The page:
Made a 2 day ascent leading up to New Year’s Eve (Hello 2015! Thanks for sending me March already..!). The wintry views, the physical test, and the spiritual surroundings made it well worth the challenge! Even if I got mugged by those obnoxious monkeys 😦
The walk is 100% stairs surrounded by vegetation, and later snow-laden steps past the ~800m elevation. It gets very steep and becomes a considerable leg workout if you, like my jolly family and I, walk for 7-8 hours per day. I think about the builders who had to carve this path and feel rather awed/ stop complaining.
Starting from the base at elevation ~400m, we covered some 30km (18.6 mi) on the first day and spent the night at a local’s village house at Jiulinggang. This was quite the experience, like being transported to a mountain house in the 1960s. The rooms feature two wooden beds that remind me of summers with my grandmother, in the most nostalgic way possible and not entirely bad. I initially doubted the need to use our electric mattress heaters but changed my mind when temperatures dropped below freezing point before dark.
We intended to reach the next rest stop, Xixiangchi, but it was 5:30pm and we didn’t want to risk walking in the dark. There are snack stalls (yummy tofu soup, sausages, corn etc.) scattered along the way, though the longest we went without seeing vendors was probably 3 hours of climbing.
The house owner was supremely gracious and cooked us a delicious dinner and breakfast. Meanwhile, we enjoyed the sunrise and I caught a time-lapse video using my iPhone for the first time. Those are the things you never forget. Obviously, expect prices to be higher than the average city’s, but also think about how hard it is to carry supplies up here when there’s a 50km-long path only accessible by foot. According to the guard at the mountain base who registered our names as a daily safety headcount, under 150 people ascended on the day we did. This is low because it’s off-season in winter.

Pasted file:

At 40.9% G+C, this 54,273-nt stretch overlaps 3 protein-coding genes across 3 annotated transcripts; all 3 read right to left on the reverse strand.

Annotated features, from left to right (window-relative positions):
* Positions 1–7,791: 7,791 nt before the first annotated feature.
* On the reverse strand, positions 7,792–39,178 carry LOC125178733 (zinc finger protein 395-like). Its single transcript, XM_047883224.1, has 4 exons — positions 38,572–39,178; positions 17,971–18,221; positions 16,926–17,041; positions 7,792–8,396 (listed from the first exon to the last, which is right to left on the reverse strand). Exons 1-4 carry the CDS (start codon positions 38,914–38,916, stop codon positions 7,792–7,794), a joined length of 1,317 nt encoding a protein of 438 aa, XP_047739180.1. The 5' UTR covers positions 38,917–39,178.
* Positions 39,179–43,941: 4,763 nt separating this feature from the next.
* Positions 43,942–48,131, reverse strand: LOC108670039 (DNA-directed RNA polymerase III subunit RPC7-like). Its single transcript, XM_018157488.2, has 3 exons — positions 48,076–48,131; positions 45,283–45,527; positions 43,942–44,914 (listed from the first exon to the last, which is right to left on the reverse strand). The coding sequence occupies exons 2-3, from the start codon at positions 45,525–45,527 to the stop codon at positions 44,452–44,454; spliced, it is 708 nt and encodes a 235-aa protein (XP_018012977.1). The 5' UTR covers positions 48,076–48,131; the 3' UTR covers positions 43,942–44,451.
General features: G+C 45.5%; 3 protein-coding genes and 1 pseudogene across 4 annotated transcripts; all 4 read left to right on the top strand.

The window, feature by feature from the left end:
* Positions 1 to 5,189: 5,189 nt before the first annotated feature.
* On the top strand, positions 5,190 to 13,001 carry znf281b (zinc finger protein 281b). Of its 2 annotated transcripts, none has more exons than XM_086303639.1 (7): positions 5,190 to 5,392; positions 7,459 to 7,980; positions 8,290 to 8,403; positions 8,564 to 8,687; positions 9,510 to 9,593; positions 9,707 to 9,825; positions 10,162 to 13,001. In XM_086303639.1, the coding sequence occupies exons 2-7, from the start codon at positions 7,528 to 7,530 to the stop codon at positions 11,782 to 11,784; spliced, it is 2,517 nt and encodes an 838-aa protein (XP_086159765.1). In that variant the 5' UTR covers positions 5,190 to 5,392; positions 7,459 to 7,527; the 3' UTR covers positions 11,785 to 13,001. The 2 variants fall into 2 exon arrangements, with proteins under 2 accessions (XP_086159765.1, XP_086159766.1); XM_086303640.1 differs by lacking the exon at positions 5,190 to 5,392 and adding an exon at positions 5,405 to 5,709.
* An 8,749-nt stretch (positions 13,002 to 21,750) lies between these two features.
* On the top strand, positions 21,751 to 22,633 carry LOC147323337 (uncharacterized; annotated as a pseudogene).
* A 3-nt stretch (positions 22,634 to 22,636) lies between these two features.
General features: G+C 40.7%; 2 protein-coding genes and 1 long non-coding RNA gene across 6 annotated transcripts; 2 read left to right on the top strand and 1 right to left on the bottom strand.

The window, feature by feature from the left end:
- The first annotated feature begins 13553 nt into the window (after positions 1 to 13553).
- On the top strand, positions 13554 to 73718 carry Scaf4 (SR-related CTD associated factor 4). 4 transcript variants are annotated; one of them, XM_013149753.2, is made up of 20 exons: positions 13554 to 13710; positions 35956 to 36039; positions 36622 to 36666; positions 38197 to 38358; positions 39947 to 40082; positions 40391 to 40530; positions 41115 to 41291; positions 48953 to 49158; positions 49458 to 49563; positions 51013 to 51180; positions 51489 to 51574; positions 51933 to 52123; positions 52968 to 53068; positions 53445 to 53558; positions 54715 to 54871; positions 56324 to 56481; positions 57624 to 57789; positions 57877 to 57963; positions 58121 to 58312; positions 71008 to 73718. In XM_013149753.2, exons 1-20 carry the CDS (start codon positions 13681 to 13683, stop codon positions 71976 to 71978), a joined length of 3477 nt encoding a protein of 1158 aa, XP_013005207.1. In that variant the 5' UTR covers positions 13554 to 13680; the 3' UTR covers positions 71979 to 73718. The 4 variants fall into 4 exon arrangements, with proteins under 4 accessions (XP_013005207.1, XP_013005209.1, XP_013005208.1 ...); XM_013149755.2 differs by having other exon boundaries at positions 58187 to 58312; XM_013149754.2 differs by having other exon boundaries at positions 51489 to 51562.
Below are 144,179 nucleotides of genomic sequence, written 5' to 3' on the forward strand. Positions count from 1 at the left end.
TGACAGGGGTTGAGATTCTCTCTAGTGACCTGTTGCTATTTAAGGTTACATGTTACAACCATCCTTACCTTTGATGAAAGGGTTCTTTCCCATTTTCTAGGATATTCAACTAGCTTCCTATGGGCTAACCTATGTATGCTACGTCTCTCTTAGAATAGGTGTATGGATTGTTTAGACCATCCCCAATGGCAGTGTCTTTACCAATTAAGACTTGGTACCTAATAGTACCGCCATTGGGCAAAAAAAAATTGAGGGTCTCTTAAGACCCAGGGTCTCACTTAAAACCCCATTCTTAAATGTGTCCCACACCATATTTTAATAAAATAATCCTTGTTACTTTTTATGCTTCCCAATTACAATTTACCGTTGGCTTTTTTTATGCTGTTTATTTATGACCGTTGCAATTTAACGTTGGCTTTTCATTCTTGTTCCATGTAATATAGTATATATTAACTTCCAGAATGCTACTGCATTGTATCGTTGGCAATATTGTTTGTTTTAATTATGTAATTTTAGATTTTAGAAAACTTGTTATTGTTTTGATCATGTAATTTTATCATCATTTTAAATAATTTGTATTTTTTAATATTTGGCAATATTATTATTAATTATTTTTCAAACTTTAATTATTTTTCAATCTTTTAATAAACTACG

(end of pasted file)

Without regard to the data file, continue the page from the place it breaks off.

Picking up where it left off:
We reached the summit at sunset on Day 2. There are hundreds more of tourists here (in the low thousands in winter) who bus it to Leidongpin and take the cable car up to the peak. Don’t do that! At least walk the final 6km to the peak. We saw the most BEAUTIFUL views of snow and faraway misty stacked mountain ranges during this walk.
On Day 3, everyone in the hotel rushed to the temple at Jinding around 7:30am to observe the sunrise. Funnily enough, there was none because it was too foggy. At least we caught one the morning before- another reason to experience the mountain on foot!
Mount Emei has significant religious meaning in Buddhism in respecting the bodhisattva of meditation. I think about my grandmother who made this ascent in her 60s (!!) in order to pay homage to every temple on the path. The two-day ascent definitely gave me a deep introspective and spiritual feel, and since I’m taking a Buddhism class this semester, I might go into another post on the religious significance of this unique mountain.
If you visit Sichuan, this place is a must-see.
– Yes, the monkeys come in herds and are very calculating. I got excited and curious to see them approach me, but it wasn’t until I felt something heavy climb onto my head… that I realized the shameless creature was stealing my water and soft drink bottles. Lesson: Keep your food and drinks zipped up in your bag! Otherwise they are harmless and leave you alone. They actually tend to live near human inhabitants, i.e. temples and food stalls at higher elevations or bridges at lower elevations.
– It averages -10 to 0 degree Celsius above 600m elevation. Stay warm.
– Buy trekking snow claws at the mountain base, ~10RMB per pair. You’ll need them.
– Winter is off-season and tickets are all half-price for entry to mountain at 90RMB.